2017-10-26 / Editorial

Starting school later was needed, smart move

Legislative Lowdown
by Rep. Martin Grohman

The hardworking people of Biddeford, used to long hours and early shifts, know how to get out of bed on time. But anyone who’s had to wake up a teenager at 5 a.m. knows how much they need their sleep. They just don’t wake up like adults. The National Sleep Foundation recommends at least nine hours of sleep for teens, yet most get much less than the minimum when they are required to wake up very early on normal school days.

Decades of science shows that the typical teenage brain experiences a two-hour sleep phase delay during puberty. This results in the inability, for many, to fall asleep before 10 p.m. Teens also generally require more sleep (8.5 to 9.25 hours per night) than the average adult. That means waking a sleeping teen at 5 a.m is the equivalent of waking an adult at 3 a.m. These early rising times are not good for developing teen brains, but many students are forced to do it to allow time to get ready for school and catch the bus.

As a result of these findings, the American Academy of Pediatrics recommends a starting time for middle and high school students of no earlier than 8:30 a.m. In alignment with these recommendations, Biddeford, Saco, Old Orchard Beach and Dayton schools have been leaders in the Start School Later movement. In fact, in 2016 our schools were Maine’s first to move to a later schedule for high school and middle school students.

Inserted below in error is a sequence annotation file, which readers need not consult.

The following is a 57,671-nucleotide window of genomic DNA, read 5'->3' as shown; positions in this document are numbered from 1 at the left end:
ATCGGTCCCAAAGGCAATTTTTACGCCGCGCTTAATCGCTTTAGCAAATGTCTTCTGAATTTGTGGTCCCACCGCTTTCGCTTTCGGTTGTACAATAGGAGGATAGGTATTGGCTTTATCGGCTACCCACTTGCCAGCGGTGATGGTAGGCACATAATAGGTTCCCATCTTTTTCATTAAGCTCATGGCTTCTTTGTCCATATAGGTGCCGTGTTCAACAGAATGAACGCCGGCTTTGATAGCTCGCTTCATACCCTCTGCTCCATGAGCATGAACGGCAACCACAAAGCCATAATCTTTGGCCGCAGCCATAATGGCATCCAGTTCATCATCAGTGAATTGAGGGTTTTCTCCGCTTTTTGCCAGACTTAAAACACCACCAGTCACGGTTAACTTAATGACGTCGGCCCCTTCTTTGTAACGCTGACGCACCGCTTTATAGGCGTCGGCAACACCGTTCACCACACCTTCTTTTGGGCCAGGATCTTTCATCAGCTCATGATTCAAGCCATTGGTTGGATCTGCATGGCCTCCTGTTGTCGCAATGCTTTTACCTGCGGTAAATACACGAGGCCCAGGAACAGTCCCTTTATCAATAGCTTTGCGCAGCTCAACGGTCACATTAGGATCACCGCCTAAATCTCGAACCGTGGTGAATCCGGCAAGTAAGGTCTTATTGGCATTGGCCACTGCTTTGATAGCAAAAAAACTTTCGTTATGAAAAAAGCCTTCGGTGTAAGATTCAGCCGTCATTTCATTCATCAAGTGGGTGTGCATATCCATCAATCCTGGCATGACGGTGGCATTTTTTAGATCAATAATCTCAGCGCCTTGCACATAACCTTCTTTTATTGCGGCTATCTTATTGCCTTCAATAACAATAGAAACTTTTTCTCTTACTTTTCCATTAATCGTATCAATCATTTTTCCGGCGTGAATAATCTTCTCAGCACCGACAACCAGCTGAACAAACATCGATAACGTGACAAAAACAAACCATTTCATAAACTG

Our districts, aligned by their mutual participation in the Biddeford Regional Center of Technology’s programs, agreed to move high school back by one hour to 8:30 a.m. Younger children moved toward an earlier start time. This effort has been a big success. Many busy working parents were able to save money because the switch eliminated before-school daycare costs for younger children, while teenagers caught up on their sleep.

The project is an excellent example of meaningful collaboration between multiple communities.

Four school districts were required to come together. It took a lot of hard work, but they did the right thing for every student and the results are quite positive.

Later school start times will not solve every problem. Students still need structure in their lives, they need supportive parents and a strong community to impart good values. But an extra hour every weekday morning really helps. I am proud of our schools and commend our school boards for continuing to put student health at the center of their decision making process.

Rep. Martin Grohman of Biddeford is an Independent State Representative serving his second term in the Maine Legislature and is a member of the Criminal Justice and Public Safety Committee. Outside the legislature, he is chair of the Biddeford Solid Waste Commission. Marty hosts a podcast for Maine entrepreneurs called The Grow Maine Show. Find it on Apple Podcasts and Google Play, and sign up for legislative updates at www.growmaine.com or facebook.com/repgrohman.

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